Seed Libraries Help Our Community

Seed Libraries Help Our Community

Sunflower seeds sprouting

Northeast Ohio staple Dave’s Market recently announced the closing of its Euclid Beach location. While a new site will open about 10 minutes from the previous spot, this change will impact those who live near the family-owned market. Seniors who live in the residential high-rise buildings in proximity depend on Dave’s Market, due to both its food quality and convenient location. Access to fresh food is now a concern for the senior citizens in the North Collinwood area who could previously travel to Dave’s Market by foot or a short vehicle ride. If economic measures are not put into place to ensure grocer success, this transition could result in a food desert.
Food deserts are:
Urban neighborhoods and rural towns without ready access to fresh, healthy, and affordable food. Instead of supermarkets and grocery stores, these communities may have no food access or access only to fast food restaurants and convenience stores that offer few healthy and affordable food options (Cuyahoga County Board of Health, 2019, 4)
According to the assessment, approximately 59% of Cleveland residents live in a food desert. Of those 59%, 37.4% live more than one mile from a grocery store (CCBH, 2019, 12). This is especially problematic when residents in 20% of those households do not have access to a car. Grassroot organizations and food activists are executing long-term outreach projects to help close the gaps in produce accessibility.
One such organization is the Hummingbird Project. The Hummingbird Project supports “social justice by reconnecting people to the natural world and empowering community resilience through ecological regeneration and sustainable practices” (The Hummingbird Project, 2022). One of their initiatives includes the Cleveland Seed Library. This program empowers libraries to be involved in eliminating food inequality, restoring biological diversity, and developing a community of seed savers and gardeners by distributing open-pollinated seeds at no charge to the public. Ten of the twenty Seed Library locations are in Cleveland proper.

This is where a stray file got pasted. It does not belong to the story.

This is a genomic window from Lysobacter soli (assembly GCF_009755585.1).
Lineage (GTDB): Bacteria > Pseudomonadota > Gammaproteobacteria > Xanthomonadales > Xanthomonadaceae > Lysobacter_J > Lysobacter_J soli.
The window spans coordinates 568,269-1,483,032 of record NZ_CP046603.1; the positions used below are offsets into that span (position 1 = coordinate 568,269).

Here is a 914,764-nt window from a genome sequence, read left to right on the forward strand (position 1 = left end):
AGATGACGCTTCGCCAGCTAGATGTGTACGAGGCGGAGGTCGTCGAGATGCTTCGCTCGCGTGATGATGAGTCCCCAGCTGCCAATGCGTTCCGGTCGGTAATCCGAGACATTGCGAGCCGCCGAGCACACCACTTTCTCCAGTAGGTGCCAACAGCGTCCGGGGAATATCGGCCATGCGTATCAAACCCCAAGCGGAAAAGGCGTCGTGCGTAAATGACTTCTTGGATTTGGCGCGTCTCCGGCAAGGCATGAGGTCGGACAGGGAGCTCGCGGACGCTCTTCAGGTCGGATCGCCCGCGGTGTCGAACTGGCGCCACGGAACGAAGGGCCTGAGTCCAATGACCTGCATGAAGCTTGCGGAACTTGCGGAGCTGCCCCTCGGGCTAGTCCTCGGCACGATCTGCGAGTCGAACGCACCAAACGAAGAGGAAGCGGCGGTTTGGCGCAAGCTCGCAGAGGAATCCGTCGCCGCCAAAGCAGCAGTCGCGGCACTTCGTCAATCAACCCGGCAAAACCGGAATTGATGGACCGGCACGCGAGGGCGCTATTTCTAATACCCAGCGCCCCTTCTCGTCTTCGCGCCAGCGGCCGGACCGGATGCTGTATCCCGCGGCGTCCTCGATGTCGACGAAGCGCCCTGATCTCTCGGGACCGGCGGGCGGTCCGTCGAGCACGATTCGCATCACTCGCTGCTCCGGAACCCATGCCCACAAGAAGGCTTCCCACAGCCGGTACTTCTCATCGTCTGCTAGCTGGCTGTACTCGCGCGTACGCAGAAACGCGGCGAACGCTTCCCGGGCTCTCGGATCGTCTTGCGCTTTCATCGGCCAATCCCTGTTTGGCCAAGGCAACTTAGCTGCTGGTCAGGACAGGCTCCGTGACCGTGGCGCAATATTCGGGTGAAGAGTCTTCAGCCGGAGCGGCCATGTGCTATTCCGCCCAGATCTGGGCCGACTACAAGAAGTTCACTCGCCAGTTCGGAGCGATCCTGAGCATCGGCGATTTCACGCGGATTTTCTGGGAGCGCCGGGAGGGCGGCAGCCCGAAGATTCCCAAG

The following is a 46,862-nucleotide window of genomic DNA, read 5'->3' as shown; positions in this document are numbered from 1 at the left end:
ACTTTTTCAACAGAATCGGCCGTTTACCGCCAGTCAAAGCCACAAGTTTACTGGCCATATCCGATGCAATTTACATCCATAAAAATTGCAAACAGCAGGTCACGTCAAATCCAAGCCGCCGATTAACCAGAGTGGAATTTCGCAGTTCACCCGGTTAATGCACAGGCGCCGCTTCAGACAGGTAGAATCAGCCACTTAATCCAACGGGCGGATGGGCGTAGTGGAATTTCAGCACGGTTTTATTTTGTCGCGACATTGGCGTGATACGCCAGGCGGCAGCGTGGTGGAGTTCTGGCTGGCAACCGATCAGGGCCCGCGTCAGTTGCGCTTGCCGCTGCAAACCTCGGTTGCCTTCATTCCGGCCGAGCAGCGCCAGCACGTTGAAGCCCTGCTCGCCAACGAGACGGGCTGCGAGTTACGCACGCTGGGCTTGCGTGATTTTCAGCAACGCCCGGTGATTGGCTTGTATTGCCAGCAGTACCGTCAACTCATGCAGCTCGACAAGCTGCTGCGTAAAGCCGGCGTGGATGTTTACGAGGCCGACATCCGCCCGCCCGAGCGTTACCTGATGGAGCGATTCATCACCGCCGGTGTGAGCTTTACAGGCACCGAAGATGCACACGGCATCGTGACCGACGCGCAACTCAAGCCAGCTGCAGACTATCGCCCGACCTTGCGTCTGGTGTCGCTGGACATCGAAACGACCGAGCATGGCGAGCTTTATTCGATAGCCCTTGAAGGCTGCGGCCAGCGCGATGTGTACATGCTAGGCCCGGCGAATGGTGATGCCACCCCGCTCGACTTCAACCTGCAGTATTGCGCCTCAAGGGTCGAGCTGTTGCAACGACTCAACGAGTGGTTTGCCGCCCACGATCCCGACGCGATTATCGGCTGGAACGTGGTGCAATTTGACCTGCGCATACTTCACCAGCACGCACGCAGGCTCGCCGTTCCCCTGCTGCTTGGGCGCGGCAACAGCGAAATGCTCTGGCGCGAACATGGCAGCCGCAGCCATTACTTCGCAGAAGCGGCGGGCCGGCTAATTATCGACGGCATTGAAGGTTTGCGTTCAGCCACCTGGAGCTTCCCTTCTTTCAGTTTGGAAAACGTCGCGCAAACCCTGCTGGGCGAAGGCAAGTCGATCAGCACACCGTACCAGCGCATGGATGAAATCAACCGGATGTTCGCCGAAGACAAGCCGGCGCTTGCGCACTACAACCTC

The Willoughby Public Library is proudly one of the libraries that offers free vegetable seeds through the Cleveland Seed Library. Patrons are allowed to “check out” five packs of seeds per month. No ID or library card required! Since Hummingbird Project volunteers dropped off the Seed Library, I’ve had the pleasure of speaking with several patrons from Lake and Geauga about why the library offers seeds, where the seeds are from (High Mowing Organic Seeds in Vermont), self-sufficiency, and the joys of gardening—a stress-reducing hobby in which over half of Americans, about 55% of the population (“Americans are growing”, 2020) now partake. Whether you are a curious beginner or highly versed in NEO cultivation, there is something for everyone.

Guest blog post by Mitz, Adult Services Librarian at the Willoughby-Eastlake Public Library


Americans are growing more than ever. (2020, June). Retrieved from

Cuyahoga County Board of Health (2019). Cuyahoga County Supermarket Assessment 2018 Inventory Update. Retrieved from

Hummingbird Project (2022). Retrieved from

Vandenberge, J. (2022, March 28). Announced closure of longtime Collinwood grocery store sparks ‘food desert’ concerns. News 5 Cleveland.

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